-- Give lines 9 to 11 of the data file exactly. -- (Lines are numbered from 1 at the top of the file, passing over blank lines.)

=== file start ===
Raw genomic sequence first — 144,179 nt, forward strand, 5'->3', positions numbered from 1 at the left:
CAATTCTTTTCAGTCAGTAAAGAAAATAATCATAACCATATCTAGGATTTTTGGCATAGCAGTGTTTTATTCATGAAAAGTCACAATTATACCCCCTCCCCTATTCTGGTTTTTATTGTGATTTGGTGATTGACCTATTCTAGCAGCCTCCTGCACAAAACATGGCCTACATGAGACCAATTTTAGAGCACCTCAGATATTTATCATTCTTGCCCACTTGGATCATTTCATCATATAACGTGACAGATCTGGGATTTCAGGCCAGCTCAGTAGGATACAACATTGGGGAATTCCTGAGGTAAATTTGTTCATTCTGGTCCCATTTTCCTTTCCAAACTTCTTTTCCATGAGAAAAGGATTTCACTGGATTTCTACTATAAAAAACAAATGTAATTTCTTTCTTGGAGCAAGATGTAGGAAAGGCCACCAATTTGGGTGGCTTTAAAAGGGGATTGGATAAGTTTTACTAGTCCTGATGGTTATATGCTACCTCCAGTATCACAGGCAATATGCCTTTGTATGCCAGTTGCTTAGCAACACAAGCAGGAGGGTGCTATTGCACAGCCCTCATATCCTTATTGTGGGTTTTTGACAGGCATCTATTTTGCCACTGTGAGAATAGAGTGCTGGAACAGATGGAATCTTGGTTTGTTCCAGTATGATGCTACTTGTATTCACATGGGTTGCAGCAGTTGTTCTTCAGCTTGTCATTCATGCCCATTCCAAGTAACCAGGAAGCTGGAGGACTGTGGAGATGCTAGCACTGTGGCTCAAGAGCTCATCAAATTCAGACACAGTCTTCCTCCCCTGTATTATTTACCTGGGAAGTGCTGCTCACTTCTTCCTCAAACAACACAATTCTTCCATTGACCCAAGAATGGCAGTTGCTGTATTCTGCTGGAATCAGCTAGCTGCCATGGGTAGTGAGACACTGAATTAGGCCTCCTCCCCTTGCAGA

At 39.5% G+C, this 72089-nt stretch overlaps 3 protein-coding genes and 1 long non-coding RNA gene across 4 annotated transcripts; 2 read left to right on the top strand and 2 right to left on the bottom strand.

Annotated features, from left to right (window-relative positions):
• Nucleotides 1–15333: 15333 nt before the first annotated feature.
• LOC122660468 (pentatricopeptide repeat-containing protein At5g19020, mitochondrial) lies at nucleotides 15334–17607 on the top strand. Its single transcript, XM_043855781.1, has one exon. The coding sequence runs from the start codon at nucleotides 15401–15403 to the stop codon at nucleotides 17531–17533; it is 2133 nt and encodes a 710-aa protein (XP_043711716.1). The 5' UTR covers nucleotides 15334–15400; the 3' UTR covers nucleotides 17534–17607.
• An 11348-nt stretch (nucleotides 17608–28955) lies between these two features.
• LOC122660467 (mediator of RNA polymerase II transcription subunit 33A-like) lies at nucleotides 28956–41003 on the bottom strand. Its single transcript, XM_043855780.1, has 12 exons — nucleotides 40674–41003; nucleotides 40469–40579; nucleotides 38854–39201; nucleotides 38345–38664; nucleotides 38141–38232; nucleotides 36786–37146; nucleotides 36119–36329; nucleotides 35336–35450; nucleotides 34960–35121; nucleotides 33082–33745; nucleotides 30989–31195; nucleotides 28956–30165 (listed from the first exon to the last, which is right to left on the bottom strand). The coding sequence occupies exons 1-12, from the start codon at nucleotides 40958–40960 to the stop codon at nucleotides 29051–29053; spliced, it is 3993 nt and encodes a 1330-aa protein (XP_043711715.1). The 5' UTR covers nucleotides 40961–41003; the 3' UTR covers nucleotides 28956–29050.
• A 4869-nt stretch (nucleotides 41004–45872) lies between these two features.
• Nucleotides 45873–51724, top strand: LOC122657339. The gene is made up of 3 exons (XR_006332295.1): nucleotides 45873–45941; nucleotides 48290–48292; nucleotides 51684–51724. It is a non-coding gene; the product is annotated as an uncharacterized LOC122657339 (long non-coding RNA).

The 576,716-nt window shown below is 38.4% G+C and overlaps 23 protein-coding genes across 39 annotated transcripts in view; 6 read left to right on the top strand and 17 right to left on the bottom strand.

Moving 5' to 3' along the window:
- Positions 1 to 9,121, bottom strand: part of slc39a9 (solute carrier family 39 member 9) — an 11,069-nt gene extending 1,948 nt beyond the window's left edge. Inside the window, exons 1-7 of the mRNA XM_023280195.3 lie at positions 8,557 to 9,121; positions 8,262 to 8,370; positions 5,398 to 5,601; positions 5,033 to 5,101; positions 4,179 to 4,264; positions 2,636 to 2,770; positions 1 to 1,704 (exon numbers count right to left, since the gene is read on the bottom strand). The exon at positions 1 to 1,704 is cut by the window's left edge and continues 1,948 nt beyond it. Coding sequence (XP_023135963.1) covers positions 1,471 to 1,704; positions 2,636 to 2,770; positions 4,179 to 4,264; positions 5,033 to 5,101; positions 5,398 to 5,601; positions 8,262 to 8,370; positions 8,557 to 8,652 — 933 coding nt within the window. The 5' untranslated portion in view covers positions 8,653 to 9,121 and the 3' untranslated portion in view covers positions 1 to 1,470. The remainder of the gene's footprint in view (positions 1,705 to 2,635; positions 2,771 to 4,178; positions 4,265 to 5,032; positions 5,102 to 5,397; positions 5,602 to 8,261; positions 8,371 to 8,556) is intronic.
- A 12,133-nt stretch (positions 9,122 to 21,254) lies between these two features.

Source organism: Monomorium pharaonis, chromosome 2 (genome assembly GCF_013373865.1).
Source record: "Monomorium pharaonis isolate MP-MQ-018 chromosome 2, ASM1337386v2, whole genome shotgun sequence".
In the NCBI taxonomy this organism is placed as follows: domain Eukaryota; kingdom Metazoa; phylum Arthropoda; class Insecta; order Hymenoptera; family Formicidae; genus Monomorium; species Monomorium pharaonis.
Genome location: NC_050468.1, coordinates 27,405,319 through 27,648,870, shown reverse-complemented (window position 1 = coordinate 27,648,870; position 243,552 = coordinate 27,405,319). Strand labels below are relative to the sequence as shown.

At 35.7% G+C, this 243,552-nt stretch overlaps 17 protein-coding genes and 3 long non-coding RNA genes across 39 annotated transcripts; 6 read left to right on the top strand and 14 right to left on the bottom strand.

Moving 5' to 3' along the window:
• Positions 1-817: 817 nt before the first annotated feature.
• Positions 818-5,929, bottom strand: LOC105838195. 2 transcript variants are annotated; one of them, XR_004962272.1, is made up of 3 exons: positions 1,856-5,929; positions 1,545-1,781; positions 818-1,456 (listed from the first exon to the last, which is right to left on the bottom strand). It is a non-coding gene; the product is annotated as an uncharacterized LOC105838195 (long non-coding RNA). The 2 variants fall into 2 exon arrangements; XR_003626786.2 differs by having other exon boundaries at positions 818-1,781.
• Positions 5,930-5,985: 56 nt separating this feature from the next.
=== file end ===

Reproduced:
• A 4869-nt stretch (nucleotides 41004–45872) lies between these two features.
• Nucleotides 45873–51724, top strand: LOC122657339. The gene is made up of 3 exons (XR_006332295.1): nucleotides 45873–45941; nucleotides 48290–48292; nucleotides 51684–51724. It is a non-coding gene; the product is annotated as an uncharacterized LOC122657339 (long non-coding RNA).

The 576,716-nt window shown below is 38.4% G+C and overlaps 23 protein-coding genes across 39 annotated transcripts in view; 6 read left to right on the top strand and 17 right to left on the bottom strand.